Tributes to George who was a choirboy for more than 80 years at Wimblington Church
- Credit: Archant
A man who was a larger than life character at a Fen church for more than 80 years has died at the age of 88.
George Granger joined St Peter’s at Wimblington when he was a seven year old orphan in 1934 and from that day became a well known face among the congregation.
As a teenager he got kicked out of the choir for misbehaving but after singing out of time deliberately in the pews the then Canon Henry Walker Dobson relented and let him back in.
Churchwarden Peter James said: “George was a character, he really was.
“He was around St Peter’s for decades and was not the sort of person you could miss. He had no family and never married so the church became his life.”
Mr Granger continued to sing in the choir until about 18 months ago when he was taken into residential care when his health declined.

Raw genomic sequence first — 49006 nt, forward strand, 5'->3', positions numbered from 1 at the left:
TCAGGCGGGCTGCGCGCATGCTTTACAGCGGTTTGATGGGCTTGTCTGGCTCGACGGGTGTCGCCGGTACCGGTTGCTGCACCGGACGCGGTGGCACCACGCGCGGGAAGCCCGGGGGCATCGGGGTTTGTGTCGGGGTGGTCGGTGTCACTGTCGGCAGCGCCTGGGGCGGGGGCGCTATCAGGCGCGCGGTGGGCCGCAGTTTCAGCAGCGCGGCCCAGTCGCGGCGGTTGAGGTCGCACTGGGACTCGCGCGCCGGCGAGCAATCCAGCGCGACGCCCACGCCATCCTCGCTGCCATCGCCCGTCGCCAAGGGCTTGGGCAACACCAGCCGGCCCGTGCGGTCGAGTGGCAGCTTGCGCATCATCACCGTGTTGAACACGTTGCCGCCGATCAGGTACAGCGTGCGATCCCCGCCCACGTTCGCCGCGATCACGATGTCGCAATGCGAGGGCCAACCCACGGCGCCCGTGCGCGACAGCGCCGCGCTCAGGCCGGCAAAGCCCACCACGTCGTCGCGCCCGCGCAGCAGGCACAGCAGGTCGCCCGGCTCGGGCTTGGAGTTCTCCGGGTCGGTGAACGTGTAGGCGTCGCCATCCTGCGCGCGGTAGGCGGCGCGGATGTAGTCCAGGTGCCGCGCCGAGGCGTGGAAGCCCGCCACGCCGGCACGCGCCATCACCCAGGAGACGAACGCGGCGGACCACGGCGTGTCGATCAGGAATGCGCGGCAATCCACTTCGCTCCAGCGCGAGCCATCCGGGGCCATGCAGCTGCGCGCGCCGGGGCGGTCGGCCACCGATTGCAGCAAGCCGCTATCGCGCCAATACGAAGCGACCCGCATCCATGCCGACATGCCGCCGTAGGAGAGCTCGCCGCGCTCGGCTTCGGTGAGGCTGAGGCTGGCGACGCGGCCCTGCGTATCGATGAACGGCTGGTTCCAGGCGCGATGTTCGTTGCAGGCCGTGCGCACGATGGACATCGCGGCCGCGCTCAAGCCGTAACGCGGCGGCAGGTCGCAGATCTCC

During his long service at the church he was the verger, parochial church council member, general handyman, official timekeeper for the sermons and for about 50 years carried the church cross on special occasions.
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He was connected with the March Town Cricket Club for more than 65 years where he first played and then umpired until the late 1990s.
He once scored for Cambridgeshire County Cricket Club and also umpired for them.
Rev Anthony Chandler said: “he had a huge love of cricket and encouraged players of all ages.
“He used to sell the sports paper the Pink Un on Saturday evenings at March fountain which bought his first car.”
Mr Granger was renowned as a first class butcher working for Hugh Reynolds at the Wimblington and Chatteris shops.
Rev Chandler said: “He was a character who we will all miss. His favourite phrase was, I’m in charge! You certainly knew when you were in George’s company.”
Mr Granger, formerly of Grounds Avenue, March, died on January 21 at Queen Elizabeth Hospital, Kings Lynn.